I don’t remember my answer, and I don’t remember anything else except waking up the next morning in my own bed and running down the hall to my parents’ room where they were both asleep in bed.  So I did what an eight-year-old always does in such a situation: I crawled up into bed with them and made enough noise that they both woke up.  Of course, they wouldn’t answer with any detail what they were doing at the Nolan’s house in the middle of the night and I had to be content with the knowledge that they were doing secret  “grown-up things” and that I mustn’t ever tell anyone.  They also promised that I would never be left alone again…a promise that I think, even then, they knew they could not keep.

What I understand now is that, after the Great Tit in New Hampshire, birders spread back to their communities around the country and started up the local cells of the Birdlution, the basic structure that is still with us today.  Sure, there is a lot more of a bureaucracy now but the basic local control of the Birdlution is still alive and well.  People can’t build a factory, a road can’t be bulldozed through a forest, housing developments can’t gobble up the land without getting through the local structure first.  The Birdlution has harnessed NIMBY-ism and put it to its best use: stopping unnecessary and unwanted destruction of natural resources for unwanted and unneeded growth.

Forgive me a bit of a rant here but this topic is near and dear to my heart.  I read a lot, and I think I have a good idea of what life was like in the last years before the Birdlution.  There were more cars than people!  That makes no sense at all, especially considering that many people did not even own a car!  Where I live, in upstate New York, the grocery store would sell apples from New Zealand in fall!  When the local orchards all had fresh, delicious, apples hanging from the branches in huge numbers!  City centers were decaying but forest and fields were being bulldozed to build new housing developments (and when those started to decay more fields and forests would be bulldozed for more new development)!  People would buy food in plastic containers that take thousands of years to break down and throw the containers away, and the next night do the same thing again!  It was crazy!  The invisible free hand of the market was worshipped like some kind of god, but it was a wrathful and vengeful god that often took away what it gave with that invisible hand.  If the birders hadn’t started the Birdlution some other group would have: it was only a matter of time before the rot at the center of the body politic metastasized and destroyed us all.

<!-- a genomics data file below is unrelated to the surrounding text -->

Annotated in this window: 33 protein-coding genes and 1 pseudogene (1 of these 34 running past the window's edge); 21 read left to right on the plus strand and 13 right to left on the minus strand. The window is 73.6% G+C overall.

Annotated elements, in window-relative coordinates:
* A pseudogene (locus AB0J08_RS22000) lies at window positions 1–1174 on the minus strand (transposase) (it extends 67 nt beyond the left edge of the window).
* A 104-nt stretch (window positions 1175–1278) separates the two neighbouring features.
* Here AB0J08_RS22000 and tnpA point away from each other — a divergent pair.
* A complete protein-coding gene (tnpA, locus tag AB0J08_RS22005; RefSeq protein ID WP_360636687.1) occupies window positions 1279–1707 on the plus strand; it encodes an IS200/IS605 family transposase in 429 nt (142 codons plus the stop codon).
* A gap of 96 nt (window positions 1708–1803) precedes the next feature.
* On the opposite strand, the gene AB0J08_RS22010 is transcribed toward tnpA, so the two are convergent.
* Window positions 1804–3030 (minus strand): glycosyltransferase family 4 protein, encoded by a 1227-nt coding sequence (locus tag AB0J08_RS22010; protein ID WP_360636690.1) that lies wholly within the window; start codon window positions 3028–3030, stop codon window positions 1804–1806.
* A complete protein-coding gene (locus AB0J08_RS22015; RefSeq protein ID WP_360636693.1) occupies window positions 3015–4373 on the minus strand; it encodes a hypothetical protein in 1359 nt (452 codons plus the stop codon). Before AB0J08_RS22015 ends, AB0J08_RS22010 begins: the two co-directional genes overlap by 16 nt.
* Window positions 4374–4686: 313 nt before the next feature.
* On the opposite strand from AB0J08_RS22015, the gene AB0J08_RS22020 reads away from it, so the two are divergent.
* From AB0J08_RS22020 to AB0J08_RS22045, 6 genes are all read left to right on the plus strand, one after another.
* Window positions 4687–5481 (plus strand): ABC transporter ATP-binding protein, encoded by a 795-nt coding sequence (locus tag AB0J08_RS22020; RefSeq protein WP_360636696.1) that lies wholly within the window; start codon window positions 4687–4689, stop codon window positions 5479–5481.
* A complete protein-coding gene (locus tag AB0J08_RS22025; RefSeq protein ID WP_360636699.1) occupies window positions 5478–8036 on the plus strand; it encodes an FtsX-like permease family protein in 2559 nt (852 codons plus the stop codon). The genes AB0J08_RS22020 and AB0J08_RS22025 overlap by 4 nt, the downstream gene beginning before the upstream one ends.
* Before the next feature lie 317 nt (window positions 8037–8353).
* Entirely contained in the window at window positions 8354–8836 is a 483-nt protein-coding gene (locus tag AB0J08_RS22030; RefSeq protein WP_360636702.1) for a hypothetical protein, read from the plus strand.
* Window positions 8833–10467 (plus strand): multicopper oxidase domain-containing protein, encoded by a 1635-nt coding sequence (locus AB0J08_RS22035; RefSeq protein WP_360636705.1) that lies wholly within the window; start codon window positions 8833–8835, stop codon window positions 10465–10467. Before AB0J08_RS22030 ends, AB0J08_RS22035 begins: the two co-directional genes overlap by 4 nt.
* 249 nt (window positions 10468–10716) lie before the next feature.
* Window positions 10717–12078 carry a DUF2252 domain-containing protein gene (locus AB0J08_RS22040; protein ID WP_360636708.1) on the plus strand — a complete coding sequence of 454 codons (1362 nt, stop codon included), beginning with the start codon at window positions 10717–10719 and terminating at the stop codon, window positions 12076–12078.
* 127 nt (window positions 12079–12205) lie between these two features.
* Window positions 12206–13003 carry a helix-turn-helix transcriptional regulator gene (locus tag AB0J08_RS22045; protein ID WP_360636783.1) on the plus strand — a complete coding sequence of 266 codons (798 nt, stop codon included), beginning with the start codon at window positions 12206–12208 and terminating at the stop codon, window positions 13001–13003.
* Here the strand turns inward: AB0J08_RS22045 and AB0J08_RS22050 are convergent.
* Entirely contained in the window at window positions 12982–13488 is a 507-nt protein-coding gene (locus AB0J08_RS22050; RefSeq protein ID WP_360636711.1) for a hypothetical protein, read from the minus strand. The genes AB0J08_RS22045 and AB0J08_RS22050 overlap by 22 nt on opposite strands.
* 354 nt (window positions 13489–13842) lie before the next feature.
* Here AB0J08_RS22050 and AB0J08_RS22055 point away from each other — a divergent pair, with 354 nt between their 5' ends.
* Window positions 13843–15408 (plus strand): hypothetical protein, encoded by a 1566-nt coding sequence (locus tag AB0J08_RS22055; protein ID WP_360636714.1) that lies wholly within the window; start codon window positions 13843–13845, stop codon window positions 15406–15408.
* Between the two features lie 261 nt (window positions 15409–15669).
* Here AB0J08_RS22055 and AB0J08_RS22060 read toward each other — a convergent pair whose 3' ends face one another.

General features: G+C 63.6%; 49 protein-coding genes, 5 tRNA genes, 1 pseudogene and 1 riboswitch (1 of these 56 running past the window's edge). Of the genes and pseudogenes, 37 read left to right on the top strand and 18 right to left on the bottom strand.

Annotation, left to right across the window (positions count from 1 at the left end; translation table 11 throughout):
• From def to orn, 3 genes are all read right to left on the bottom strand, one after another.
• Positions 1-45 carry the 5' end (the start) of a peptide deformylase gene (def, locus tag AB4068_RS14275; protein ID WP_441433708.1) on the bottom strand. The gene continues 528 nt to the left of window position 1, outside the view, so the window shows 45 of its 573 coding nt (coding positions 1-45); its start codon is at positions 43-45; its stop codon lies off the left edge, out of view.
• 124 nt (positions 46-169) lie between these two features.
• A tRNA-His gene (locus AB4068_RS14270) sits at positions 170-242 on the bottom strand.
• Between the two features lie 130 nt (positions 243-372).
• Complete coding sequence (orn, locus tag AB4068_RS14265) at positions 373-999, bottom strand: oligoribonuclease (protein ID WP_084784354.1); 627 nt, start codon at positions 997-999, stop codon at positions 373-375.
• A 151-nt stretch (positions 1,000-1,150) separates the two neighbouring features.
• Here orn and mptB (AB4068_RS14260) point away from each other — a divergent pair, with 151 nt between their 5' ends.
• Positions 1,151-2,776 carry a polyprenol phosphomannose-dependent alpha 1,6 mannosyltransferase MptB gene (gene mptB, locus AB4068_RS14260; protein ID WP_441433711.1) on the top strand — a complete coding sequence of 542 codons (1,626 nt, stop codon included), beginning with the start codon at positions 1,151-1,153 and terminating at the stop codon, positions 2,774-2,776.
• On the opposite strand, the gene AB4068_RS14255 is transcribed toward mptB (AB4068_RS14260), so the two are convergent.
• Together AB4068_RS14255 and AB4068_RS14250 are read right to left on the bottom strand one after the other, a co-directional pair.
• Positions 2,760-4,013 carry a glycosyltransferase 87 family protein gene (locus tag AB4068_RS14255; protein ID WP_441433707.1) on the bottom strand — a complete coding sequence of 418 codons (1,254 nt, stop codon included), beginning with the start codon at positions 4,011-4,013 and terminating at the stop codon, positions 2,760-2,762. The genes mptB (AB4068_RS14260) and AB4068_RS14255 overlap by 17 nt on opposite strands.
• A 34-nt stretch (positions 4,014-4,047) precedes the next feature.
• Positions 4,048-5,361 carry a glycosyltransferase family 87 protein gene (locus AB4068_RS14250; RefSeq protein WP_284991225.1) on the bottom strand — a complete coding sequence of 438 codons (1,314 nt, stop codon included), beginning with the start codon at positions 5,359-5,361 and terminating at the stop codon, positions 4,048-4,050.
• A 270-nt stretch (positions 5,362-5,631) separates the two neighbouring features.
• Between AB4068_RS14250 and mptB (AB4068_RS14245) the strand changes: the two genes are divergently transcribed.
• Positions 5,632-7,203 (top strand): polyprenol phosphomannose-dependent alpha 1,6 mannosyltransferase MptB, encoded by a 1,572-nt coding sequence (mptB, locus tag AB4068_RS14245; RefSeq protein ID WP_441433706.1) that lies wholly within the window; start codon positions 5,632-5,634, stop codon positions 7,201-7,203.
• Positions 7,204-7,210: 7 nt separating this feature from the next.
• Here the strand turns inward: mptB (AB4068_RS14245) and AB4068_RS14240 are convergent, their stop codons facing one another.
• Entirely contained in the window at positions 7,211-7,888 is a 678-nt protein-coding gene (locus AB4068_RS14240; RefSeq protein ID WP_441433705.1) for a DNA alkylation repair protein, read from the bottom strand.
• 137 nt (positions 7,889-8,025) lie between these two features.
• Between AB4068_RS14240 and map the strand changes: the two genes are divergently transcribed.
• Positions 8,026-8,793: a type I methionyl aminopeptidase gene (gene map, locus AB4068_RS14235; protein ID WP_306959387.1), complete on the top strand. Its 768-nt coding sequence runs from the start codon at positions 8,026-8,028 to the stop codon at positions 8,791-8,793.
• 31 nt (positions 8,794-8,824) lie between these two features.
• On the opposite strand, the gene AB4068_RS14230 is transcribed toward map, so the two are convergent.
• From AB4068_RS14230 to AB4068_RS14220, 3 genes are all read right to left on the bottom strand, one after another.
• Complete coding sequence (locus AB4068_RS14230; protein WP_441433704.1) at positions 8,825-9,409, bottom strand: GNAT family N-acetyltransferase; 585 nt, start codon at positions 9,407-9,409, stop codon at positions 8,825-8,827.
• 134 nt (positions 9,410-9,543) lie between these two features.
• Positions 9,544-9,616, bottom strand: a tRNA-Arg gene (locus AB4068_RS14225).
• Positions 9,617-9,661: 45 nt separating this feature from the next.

Sorry about that, but I want people who read this thin manuscript someday to understand that despite the failings of the Birdlution, and there are failings, that what came before was infinitely worse.  Anyway, I have to stop writing for a bit, as I have struggled for hours putting what I have on paper, and I have chores to do and a hearing to prepare for before I get up in the dark before dawn tomorrow.

Bi-Sci-Fi, short for Bird Science Fiction, is the blending of two of my favorite things, birding and science fiction.  This will, if 10,000 Birds readers enjoy it, become a somewhat regular feature here.  So check back soon (within a couple weeks) for the third chapter of Birdtopia!

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Written by Corey
Corey is a New Yorker who lived most of his life in upstate New York but has lived in Queens since 2008. He's only been birding since 2005 but has garnered a respectable life list by birding whenever he wasn't working as a union representative or spending time with his family. He lives in Forest Hills with Daisy, their son, Desmond Shearwater, and their indoor cat, B.B. His bird photographs have appeared on the Today Show, in Birding, Living Bird Magazine, Bird Watcher's Digest, and many other fine publications. He is also the author of the American Birding Association Field Guide to the Birds of New York.